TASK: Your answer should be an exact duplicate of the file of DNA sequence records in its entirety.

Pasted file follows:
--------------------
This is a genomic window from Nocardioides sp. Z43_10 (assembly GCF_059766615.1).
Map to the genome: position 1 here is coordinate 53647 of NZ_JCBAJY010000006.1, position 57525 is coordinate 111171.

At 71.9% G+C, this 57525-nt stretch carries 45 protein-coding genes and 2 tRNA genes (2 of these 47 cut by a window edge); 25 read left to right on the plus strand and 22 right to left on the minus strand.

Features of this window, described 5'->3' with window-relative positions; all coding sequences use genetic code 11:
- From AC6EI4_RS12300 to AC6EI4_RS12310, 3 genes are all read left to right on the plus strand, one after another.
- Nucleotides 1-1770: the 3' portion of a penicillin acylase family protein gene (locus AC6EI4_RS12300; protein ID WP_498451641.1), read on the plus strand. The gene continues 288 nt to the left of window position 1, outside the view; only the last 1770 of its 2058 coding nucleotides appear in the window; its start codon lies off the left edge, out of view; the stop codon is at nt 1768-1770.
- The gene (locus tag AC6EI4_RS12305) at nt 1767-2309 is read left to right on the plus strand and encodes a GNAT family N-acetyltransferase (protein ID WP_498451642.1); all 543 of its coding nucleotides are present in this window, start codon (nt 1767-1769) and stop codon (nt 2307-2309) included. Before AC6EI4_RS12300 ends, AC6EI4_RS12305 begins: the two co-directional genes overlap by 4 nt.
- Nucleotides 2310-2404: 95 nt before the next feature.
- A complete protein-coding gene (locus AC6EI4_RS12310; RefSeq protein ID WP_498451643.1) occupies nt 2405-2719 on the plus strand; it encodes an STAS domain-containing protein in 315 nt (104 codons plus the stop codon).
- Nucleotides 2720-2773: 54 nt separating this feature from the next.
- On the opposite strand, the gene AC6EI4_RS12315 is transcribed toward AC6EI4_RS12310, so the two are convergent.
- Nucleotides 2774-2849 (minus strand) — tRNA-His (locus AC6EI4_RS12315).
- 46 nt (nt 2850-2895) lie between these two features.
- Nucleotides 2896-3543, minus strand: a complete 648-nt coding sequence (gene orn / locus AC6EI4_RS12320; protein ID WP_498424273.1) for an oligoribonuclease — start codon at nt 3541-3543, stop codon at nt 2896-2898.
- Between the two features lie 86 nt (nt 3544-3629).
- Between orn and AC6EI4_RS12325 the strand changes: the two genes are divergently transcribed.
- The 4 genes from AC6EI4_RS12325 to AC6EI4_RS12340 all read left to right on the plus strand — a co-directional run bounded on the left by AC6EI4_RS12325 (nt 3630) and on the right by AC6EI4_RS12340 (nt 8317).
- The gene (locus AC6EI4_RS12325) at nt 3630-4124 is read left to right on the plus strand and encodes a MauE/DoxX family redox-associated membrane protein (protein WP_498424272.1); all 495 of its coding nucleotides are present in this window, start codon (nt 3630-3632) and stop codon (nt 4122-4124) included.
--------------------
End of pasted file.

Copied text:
This is a genomic window from Nocardioides sp. Z43_10 (assembly GCF_059766615.1).
Map to the genome: position 1 here is coordinate 53647 of NZ_JCBAJY010000006.1, position 57525 is coordinate 111171.

At 71.9% G+C, this 57525-nt stretch carries 45 protein-coding genes and 2 tRNA genes (2 of these 47 cut by a window edge); 25 read left to right on the plus strand and 22 right to left on the minus strand.

Features of this window, described 5'->3' with window-relative positions; all coding sequences use genetic code 11:
- From AC6EI4_RS12300 to AC6EI4_RS12310, 3 genes are all read left to right on the plus strand, one after another.
- Nucleotides 1-1770: the 3' portion of a penicillin acylase family protein gene (locus AC6EI4_RS12300; protein ID WP_498451641.1), read on the plus strand. The gene continues 288 nt to the left of window position 1, outside the view; only the last 1770 of its 2058 coding nucleotides appear in the window; its start codon lies off the left edge, out of view; the stop codon is at nt 1768-1770.
- The gene (locus tag AC6EI4_RS12305) at nt 1767-2309 is read left to right on the plus strand and encodes a GNAT family N-acetyltransferase (protein ID WP_498451642.1); all 543 of its coding nucleotides are present in this window, start codon (nt 1767-1769) and stop codon (nt 2307-2309) included. Before AC6EI4_RS12300 ends, AC6EI4_RS12305 begins: the two co-directional genes overlap by 4 nt.
- Nucleotides 2310-2404: 95 nt before the next feature.
- A complete protein-coding gene (locus AC6EI4_RS12310; RefSeq protein ID WP_498451643.1) occupies nt 2405-2719 on the plus strand; it encodes an STAS domain-containing protein in 315 nt (104 codons plus the stop codon).
- Nucleotides 2720-2773: 54 nt separating this feature from the next.
- On the opposite strand, the gene AC6EI4_RS12315 is transcribed toward AC6EI4_RS12310, so the two are convergent.
- Nucleotides 2774-2849 (minus strand) — tRNA-His (locus AC6EI4_RS12315).
- 46 nt (nt 2850-2895) lie between these two features.
- Nucleotides 2896-3543, minus strand: a complete 648-nt coding sequence (gene orn / locus AC6EI4_RS12320; protein ID WP_498424273.1) for an oligoribonuclease — start codon at nt 3541-3543, stop codon at nt 2896-2898.
- Between the two features lie 86 nt (nt 3544-3629).
- Between orn and AC6EI4_RS12325 the strand changes: the two genes are divergently transcribed.
- The 4 genes from AC6EI4_RS12325 to AC6EI4_RS12340 all read left to right on the plus strand — a co-directional run bounded on the left by AC6EI4_RS12325 (nt 3630) and on the right by AC6EI4_RS12340 (nt 8317).
- The gene (locus AC6EI4_RS12325) at nt 3630-4124 is read left to right on the plus strand and encodes a MauE/DoxX family redox-associated membrane protein (protein WP_498424272.1); all 495 of its coding nucleotides are present in this window, start codon (nt 3630-3632) and stop codon (nt 4122-4124) included.